Down to the Wire
The Latest Trends in Scoreboards, Sports Lighting & Sound
When it comes to spectating at sporting events, the quality of a venue's lighting system, scoreboards and sound systems can make a huge difference in enjoyment of the game. And with a continual stream of new innovations in the technologies that support these systems, it's possible to constantly upgrade the gameday experience at your facility for everyone—from players to fans in the stands and at home.
Up in Lights
The explosion of lighting technologies is making a big difference for spectators at sporting events. LED lighting for sports venues, whether indoor or outdoor, provides myriad benefits in addition to the most obvious: energy savings.
"If I'm talking about indoor lighting," said Mike Lorenz, president of a Syracuse, N.Y., stadium and arena lighting solutions and installation company, "the trend is a lot more focused on the fan experience and the quality of the presentation to both fans that are in the venue as well as those that are watching on TV.
"On the outdoor side of the fence," Lorenz said, "Because, typically, outdoor lighting has less run hours, the perception was the technology was too expensive." But now we're seeing quite a bit of adoptions from municipalities, high schools and outdoor applications of lighting, ranging from the recreational fields right up to the professional fields, where operators are looking at LED as a realistic affordable option.
"What we are really doing is creating light with computers vs. mechanical infrastructure," Lorenz said. "And that is such a disruptive idea to lighting, that we've seen mechanical, bold lighting for more than 100 years and now we are seeing digital lighting, and that digital lighting has so many advantages over the bulb lighting. We are just scratching the surface, even though the improvements we've introduced have been substantial."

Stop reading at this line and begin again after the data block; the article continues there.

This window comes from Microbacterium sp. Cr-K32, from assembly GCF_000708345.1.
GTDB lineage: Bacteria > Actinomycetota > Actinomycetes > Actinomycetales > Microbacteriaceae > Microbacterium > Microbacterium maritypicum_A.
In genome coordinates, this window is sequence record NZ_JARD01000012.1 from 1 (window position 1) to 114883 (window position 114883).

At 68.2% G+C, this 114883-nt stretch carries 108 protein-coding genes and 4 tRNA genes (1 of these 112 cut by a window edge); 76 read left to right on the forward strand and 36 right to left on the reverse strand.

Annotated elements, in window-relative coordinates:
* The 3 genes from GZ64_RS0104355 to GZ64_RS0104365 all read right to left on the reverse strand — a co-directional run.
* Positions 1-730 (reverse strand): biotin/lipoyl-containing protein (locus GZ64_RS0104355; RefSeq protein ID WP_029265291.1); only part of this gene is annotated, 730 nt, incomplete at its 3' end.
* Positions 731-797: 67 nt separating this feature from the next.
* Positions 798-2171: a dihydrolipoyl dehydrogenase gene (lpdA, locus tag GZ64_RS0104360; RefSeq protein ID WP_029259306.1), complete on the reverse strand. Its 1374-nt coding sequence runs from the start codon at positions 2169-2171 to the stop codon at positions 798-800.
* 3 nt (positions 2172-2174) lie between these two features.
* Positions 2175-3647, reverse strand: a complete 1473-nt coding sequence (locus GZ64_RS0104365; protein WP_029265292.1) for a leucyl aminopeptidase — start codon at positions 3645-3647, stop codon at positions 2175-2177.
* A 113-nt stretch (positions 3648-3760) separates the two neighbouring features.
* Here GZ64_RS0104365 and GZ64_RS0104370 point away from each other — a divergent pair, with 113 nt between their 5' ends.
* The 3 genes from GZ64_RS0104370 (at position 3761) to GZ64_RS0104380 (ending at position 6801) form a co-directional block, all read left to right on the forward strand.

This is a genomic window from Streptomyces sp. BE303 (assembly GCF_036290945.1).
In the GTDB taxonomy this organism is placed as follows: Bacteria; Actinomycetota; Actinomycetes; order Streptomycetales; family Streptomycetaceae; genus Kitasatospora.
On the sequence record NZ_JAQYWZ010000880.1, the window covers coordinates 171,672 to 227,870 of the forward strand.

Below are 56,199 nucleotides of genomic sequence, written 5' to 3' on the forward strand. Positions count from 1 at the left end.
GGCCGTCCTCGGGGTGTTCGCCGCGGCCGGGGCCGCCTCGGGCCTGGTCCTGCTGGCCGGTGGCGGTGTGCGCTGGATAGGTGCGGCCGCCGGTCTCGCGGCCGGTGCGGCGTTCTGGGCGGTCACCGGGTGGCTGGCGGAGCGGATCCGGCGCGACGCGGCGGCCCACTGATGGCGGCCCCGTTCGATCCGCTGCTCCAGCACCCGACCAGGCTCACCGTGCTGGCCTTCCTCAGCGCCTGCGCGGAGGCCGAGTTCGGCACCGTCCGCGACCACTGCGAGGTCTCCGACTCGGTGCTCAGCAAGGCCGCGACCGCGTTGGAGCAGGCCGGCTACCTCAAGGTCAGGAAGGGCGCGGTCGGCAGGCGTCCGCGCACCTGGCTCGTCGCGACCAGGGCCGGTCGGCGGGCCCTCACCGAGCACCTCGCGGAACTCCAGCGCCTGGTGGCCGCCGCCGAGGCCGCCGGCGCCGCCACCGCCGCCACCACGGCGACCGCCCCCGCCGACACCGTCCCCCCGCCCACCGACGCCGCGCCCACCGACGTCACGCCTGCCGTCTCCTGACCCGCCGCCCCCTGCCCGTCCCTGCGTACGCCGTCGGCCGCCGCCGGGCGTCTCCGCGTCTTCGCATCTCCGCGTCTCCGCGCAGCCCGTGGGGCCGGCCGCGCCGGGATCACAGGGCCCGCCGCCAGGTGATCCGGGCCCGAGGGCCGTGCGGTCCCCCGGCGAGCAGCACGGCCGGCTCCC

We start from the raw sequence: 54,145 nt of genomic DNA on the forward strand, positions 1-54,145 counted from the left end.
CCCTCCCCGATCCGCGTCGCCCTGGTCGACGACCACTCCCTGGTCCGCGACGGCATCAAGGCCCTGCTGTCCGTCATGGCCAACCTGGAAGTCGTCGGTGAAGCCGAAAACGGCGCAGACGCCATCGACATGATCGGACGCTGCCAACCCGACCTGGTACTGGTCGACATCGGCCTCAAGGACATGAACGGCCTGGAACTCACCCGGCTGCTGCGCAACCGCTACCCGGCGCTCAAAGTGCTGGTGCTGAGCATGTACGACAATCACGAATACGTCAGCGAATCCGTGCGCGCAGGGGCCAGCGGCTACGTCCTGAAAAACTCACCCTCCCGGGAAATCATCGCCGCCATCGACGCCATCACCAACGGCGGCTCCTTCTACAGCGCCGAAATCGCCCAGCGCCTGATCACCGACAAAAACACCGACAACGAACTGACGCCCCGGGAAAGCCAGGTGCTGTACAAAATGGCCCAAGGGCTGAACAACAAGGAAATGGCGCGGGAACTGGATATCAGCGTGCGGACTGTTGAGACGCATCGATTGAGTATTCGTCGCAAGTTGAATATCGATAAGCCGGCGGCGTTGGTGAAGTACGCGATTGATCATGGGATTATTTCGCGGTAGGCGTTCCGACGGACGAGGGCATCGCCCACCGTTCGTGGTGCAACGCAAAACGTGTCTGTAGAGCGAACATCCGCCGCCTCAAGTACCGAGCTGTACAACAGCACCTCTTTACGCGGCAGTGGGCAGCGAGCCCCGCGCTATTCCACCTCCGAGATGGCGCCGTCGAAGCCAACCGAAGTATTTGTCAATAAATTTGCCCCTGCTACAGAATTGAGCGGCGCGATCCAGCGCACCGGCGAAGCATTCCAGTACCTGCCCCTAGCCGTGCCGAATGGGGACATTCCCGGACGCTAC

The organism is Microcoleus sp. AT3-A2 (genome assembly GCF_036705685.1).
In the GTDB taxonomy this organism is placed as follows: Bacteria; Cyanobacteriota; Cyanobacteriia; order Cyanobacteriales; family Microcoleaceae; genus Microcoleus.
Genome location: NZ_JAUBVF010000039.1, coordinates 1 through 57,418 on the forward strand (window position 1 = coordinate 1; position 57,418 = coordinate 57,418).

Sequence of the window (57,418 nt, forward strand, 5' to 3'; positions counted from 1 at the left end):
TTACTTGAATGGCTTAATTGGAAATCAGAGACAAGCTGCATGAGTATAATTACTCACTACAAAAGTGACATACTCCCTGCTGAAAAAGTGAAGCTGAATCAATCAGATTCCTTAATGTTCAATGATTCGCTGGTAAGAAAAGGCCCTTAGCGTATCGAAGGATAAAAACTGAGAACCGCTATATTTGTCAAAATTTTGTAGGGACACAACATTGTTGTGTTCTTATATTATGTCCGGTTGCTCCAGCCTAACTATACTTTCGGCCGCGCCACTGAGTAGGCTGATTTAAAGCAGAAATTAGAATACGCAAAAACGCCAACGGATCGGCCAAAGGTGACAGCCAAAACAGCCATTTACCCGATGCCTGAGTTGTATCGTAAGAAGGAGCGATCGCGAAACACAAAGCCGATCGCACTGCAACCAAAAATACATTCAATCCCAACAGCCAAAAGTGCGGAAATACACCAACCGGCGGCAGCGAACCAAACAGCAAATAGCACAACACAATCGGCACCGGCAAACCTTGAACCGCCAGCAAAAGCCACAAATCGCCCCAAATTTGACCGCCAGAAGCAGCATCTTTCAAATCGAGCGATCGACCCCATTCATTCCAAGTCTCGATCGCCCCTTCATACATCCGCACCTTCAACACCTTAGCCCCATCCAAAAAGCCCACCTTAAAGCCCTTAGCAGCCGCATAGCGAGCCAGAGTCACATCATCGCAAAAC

If you are looking to install a new lighting system, here are the key factors in your decision, Lorenz explained. First, what is the primary driver for considering changing the lighting system? If that is clear then the manufacturer can be very responsive to that driver. It may be maintenance cost, it might be sustainability, it could be player performance or broadcasting, or a variety of factors. But understanding what is driving the decision or the evaluation is helpful.
"Second," he said, "what are you trying to create? And you can be creative in that. So you may want to replace what is typically a one-dimensional lighting system, with a chance to imagine and become more proactive about what is possible."
And finally, Lorenz said, spend time understanding the differences in the technologies. "Use Google search and get some ideas of the venues that have been lit and people involved in the business and if you can make sure the factors you are considering are clear that will help for a better decision."
Eyes on the Score
When the clock is winding down in a game, track event or swim meet, and crowd enthusiasm is building, all fans look to the scoreboard, where the latest trends and newest scoreboard technologies can add to the overall excitement level.
And leading the way are the latest in LED displays, message centers, and high-resolution video systems integrated with audio, said Tom Coughlin, high schools, park and recreation, and sports marketing national sales manager, for a Brookings, S.D., scoreboard manufacturer.
These are all technologies that—although not exactly new—have been trending at not only the professional sports level, but also moving downstream to Division I colleges, community colleges and even some large high school districts, added Mike Daniel, president, of a Murray, Ky.-based scoreboard manufacturer.
Radio control (wireless) is certainly something that is becoming very commonplace, but different systems are trending for different sectors. For instance, what might be appropriate for large school districts or large high schools with big stadiums might be different from what is trending with city or municipal park and recreation departments.
One of the glaring trends is the use of video, Daniel noted. "The pricing on video displays continues to decline. But they are still expensive, and so the traditional scoreboard business is alive and well. There is clearly a move into video for the schools that have the resources to acquire it. The challenge is to have the resources to acquire it, and while there isn't a school that wouldn't like to have a video display hanging on their gym wall or at their football facility, wanting it and affording it are two different things."